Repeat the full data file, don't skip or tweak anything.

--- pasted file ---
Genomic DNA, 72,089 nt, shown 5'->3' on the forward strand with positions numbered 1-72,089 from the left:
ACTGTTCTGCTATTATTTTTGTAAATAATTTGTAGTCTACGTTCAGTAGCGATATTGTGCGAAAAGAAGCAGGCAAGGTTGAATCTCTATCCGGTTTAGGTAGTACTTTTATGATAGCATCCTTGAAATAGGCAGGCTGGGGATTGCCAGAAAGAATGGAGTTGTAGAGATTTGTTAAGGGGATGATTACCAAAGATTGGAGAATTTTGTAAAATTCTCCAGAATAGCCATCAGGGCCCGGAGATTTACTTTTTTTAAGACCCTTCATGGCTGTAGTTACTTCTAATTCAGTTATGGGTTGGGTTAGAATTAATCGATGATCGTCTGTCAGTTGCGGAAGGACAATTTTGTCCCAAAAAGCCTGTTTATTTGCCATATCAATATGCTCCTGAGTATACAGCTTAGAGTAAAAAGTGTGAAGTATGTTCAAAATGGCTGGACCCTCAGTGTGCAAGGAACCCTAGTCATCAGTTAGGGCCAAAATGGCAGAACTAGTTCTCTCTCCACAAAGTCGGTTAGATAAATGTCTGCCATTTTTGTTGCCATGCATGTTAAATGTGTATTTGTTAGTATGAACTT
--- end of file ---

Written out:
Genomic DNA, 72,089 nt, shown 5'->3' on the forward strand with positions numbered 1-72,089 from the left:
ACTGTTCTGCTATTATTTTTGTAAATAATTTGTAGTCTACGTTCAGTAGCGATATTGTGCGAAAAGAAGCAGGCAAGGTTGAATCTCTATCCGGTTTAGGTAGTACTTTTATGATAGCATCCTTGAAATAGGCAGGCTGGGGATTGCCAGAAAGAATGGAGTTGTAGAGATTTGTTAAGGGGATGATTACCAAAGATTGGAGAATTTTGTAAAATTCTCCAGAATAGCCATCAGGGCCCGGAGATTTACTTTTTTTAAGACCCTTCATGGCTGTAGTTACTTCTAATTCAGTTATGGGTTGGGTTAGAATTAATCGATGATCGTCTGTCAGTTGCGGAAGGACAATTTTGTCCCAAAAAGCCTGTTTATTTGCCATATCAATATGCTCCTGAGTATACAGCTTAGAGTAAAAAGTGTGAAGTATGTTCAAAATGGCTGGACCCTCAGTGTGCAAGGAACCCTAGTCATCAGTTAGGGCCAAAATGGCAGAACTAGTTCTCTCTCCACAAAGTCGGTTAGATAAATGTCTGCCATTTTTGTTGCCATGCATGTTAAATGTGTATTTGTTAGTATGAACTT